Historian: These buildings matter

Published 2:59 am Saturday, August 22, 2015

Dear editor,

“The time has come,,” the Walrus said, “To talk of many things; of shoes—and ships—and sealing wax—of cabbages—and kings…” This famous quote is one that high school seniors are usually required to memorize in their English literature classes. It was penned by Lewis Carroll in “Through the Looking Glass.”

As I ride around the Public Square of Andalusia and down the outlying streets of the square and look through my looking glass, I view in many directions our “treasure of historic downtown buildings in the Andalusia historic district” as labeled by the Alabama Historical Commission. There are many sights that are an embarrassment to many who love this town and this community, the county seat of Covington. These seemingly abandoned buildings and unsightly storefronts are shameful. Roofs in some cases have fallen in and collapsed. Window panes and plate glass windows which once beckoned sidewalk window shoppers are broken out where pedestrians often walk. Some are boarded up. Disintegrated mortar in brickwork poses a threat to the stability of supporting walls of still architecturally beautiful structures. There is a danger of walls falling into the sidewalks such as an incident not too long ago in Montgomery. The major inhabitants of many of these older buildings are pigeons, wasps and hornets, snakes, rats and other rodents, dirt daubers, roaches, bats, and buzzards. Vines grow up the walls of some vacant buildings. Kudzu runs rampant in parts of the downtown. Neighboring businesses of some buildings are frustrated that the leaking roofs of adjacent properties will surely cause a deterioration of their own property that they have carefully restored and maintained and that they do business in.

In the past few weeks, I have noticed much conversation on the Facebook pages especially from former residents of Andalusia, people who grew up here, those who visit from time to time at class and family reunions, ones who are pleased at the work that has been done in the commercial districts of town but distressed and puzzled at the abandoned, unoccupied, unsightly, and, yes, dangerous eyesores that still exist.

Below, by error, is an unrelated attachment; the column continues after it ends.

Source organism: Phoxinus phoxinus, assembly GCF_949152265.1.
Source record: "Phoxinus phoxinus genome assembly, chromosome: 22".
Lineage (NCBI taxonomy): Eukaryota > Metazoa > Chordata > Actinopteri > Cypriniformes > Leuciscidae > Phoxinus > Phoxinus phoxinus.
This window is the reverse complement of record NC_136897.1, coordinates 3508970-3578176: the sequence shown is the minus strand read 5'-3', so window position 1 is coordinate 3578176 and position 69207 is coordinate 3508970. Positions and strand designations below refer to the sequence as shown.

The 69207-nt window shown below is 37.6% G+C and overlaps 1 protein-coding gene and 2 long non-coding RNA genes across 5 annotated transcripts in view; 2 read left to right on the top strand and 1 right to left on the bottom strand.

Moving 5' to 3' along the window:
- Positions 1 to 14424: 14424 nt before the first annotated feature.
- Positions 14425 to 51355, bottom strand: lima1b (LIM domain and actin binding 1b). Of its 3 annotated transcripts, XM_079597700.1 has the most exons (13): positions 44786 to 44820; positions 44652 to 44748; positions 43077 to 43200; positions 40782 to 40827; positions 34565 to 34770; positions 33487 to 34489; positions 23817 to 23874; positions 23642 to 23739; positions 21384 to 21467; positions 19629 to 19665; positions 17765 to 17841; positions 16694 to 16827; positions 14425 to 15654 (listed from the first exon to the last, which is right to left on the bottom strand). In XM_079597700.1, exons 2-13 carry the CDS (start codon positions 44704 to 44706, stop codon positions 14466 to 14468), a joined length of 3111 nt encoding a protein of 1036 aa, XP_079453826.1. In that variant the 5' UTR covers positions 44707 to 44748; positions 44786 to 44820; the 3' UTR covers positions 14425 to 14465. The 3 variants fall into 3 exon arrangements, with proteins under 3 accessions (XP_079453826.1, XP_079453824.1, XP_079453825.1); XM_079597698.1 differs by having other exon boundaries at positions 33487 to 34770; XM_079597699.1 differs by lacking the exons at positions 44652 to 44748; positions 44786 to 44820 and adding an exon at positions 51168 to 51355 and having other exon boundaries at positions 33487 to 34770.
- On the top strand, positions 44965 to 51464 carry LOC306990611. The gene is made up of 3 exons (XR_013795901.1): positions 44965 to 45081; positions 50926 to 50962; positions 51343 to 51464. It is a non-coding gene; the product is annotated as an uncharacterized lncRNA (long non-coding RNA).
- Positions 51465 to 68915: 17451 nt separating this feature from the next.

“It is shameful,” one states. Another writes, “As much work as the City of Andalusia has done to restore and convert the old to new uses, why can’t they take action to assist or compel, if necessary, property owners to clean up and fix up the downtown areas that are needed?”

Locals chime in, “Why are some properties abated and others not?”

Here’s what those of us in the Covington Historical Society think about this problem. Our historic buildings were designed and built in another era when the population of Andalusia was growing from a village to a town. Many were built after the train lines were extended into town around 1900 at which time the farmers were able to ship out their cotton and pine products. Building materials began arriving. Homes and buildings started being constructed. All of the items townspeople needed were being shipped in by train like the trucks bring supplies in today.

Why are the faces and shapes and spaces these buildings occupy so significant? They tell the stories of our town, our downtown. That’s where the tailor’s shop was – the dry cleaners, the bakery, the shoe shop, the drug store, the hardware store, the jewelry store, the bank, the car dealership, the doctor’s office, the cafeteria restaurant, the furniture store, the dress shop, the mule barn, the silent movie theatre. It is important to know where a town has been to know where we need to go in the future.

Our young people should be aware that many hardworking business people had visions to create our town which started originally on the unpaved square with mud and boardwalks leading from one saloon to the next, from one office to a store, from one cola bottling plant to a hardware store. Eventually a gorgeous courthouse designed by an architect and constructed by master craftsmen of the day was built in the middle of the square. Those who wished the town to prosper followed suit and set out to build lovely structures all around the square and town. This was at great expense and financial risk. They planned and sacrificed. Pretty soon, Andalusians were very proud to have such an attractive downtown. Businesses flourished. Andalusia became